Bloomberg wants letter grades posted on the city's 5,100 food carts, just as they are on its 22,541 restaurants. But the New York City Health Department -- which was marking the first anniversary of the restaurant-scoring system -- said that it was not ready to tackle the mobile eats vendors just yet.
"We may disagree on this one," Bloomberg warned the city's health commissioner, Thomas Farley, as the two men handed out another "A" to Sparks Deli in Queens on Monday, which last year became the first food joint ever to get the top mark.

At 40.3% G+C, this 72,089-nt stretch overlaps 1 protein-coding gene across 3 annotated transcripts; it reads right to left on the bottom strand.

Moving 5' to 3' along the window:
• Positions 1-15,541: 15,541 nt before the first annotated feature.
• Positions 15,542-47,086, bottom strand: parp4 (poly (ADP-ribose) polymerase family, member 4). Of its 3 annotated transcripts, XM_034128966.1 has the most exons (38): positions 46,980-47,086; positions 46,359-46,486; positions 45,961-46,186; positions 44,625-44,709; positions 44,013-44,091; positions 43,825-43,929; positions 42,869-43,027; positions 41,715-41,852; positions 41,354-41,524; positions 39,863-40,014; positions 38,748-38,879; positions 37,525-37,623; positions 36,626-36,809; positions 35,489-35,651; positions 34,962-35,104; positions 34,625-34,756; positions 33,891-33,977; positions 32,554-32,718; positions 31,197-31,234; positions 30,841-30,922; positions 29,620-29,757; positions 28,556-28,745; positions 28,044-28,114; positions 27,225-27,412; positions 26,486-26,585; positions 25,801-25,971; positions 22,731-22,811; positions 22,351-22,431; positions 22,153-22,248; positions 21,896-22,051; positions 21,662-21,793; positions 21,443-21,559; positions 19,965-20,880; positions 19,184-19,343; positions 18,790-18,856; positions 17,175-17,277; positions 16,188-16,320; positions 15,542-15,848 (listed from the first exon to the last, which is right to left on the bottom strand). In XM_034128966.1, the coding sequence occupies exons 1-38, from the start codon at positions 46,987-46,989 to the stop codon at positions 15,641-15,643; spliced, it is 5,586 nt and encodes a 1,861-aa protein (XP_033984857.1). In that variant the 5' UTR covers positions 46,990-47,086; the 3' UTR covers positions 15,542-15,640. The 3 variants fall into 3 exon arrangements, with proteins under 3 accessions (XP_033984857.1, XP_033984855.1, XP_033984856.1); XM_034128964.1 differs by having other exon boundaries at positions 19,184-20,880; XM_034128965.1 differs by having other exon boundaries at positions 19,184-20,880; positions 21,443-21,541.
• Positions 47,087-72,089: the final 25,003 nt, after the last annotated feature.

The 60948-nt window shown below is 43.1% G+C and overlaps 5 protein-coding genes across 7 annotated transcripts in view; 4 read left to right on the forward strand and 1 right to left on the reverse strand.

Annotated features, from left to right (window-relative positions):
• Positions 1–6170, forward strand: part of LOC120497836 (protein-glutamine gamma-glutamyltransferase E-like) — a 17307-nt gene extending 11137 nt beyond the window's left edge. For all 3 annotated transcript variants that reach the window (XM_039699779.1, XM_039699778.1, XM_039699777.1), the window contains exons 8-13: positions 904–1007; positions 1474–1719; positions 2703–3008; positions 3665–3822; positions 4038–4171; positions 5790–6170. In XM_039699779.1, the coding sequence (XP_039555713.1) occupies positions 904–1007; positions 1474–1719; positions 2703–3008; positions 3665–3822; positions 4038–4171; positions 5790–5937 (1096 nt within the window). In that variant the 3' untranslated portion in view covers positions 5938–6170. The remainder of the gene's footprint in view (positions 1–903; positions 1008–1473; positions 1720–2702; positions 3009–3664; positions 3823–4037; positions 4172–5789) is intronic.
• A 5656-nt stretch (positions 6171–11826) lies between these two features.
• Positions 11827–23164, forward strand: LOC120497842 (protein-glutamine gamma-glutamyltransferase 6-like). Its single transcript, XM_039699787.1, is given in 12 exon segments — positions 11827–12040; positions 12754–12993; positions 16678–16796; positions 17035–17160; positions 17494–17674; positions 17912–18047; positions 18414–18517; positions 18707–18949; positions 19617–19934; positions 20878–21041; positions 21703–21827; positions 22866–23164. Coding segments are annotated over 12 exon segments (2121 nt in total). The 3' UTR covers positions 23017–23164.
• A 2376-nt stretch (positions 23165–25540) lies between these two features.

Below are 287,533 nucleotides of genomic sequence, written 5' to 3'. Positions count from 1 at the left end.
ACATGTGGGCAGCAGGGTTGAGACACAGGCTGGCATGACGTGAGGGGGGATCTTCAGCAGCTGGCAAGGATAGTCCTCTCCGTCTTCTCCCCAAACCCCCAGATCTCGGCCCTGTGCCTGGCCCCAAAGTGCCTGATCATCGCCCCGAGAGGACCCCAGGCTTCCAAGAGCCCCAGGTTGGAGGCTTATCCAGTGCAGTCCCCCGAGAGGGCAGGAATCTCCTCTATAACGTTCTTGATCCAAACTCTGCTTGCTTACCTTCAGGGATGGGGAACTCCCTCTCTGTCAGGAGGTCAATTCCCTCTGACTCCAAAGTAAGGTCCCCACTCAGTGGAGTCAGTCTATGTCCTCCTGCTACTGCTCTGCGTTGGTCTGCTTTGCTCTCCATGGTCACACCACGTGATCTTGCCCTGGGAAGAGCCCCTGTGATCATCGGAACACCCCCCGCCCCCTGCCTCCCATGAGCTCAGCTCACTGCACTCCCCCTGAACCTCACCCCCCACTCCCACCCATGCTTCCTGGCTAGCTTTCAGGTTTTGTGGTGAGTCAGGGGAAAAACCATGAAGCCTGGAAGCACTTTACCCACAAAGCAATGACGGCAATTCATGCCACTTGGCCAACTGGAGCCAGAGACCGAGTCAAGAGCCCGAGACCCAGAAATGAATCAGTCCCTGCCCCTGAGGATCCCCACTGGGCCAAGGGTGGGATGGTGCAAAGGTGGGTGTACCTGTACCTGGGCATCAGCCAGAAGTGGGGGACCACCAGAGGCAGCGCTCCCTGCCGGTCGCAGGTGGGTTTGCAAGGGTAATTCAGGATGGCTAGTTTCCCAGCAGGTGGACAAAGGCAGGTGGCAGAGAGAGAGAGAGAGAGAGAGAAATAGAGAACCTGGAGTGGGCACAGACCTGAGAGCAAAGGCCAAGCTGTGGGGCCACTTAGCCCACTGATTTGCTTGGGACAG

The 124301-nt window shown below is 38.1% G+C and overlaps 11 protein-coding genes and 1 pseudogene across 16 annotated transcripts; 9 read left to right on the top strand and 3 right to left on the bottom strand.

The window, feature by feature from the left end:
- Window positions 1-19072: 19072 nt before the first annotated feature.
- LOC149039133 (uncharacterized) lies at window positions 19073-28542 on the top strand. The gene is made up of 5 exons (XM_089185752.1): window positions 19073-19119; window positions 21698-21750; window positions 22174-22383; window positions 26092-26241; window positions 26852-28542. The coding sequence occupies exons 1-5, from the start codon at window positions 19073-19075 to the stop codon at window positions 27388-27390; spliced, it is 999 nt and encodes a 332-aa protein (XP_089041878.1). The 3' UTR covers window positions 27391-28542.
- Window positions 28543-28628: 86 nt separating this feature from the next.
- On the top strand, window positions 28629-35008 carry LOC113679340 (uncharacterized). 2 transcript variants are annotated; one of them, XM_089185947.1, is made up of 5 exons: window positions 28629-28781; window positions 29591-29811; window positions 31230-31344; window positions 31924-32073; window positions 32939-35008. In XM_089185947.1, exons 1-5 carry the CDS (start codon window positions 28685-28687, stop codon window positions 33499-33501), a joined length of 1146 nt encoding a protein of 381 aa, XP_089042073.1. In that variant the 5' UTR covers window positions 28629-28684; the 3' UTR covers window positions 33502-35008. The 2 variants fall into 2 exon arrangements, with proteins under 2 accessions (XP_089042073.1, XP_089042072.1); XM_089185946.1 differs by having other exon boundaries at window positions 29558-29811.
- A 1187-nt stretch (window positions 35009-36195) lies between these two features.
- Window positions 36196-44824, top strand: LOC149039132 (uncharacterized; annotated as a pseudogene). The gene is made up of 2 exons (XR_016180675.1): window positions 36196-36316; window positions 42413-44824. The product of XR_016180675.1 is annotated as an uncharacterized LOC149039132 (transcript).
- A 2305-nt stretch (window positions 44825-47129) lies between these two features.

The mayor added, "Personally, I would love to see, before I buy from a cart, a sign up there telling me whether or not the guy washed his hands before he reaches in and pulls out the hot dog I love to eat from street vendors."
But it did not seem like that would be happening soon.
"We can look at that, but we're not committing to that now," Farley said diplomatically.
Officials later explained that it basically came down to resources. There are 115 to 140 inspectors, but only 20 are assigned to food carts.
"Letter grading of mobile food vendors would require a number of considerations that are quite different from restaurants," the agency said. "Carts are mobile, making regular re-inspections -- such as those done at restaurants as part of grading -- more difficult."
The New York City Health Department said it planned to add handheld computers for field inspections within the next two years, allowing it to set up a new data system to address cart grades.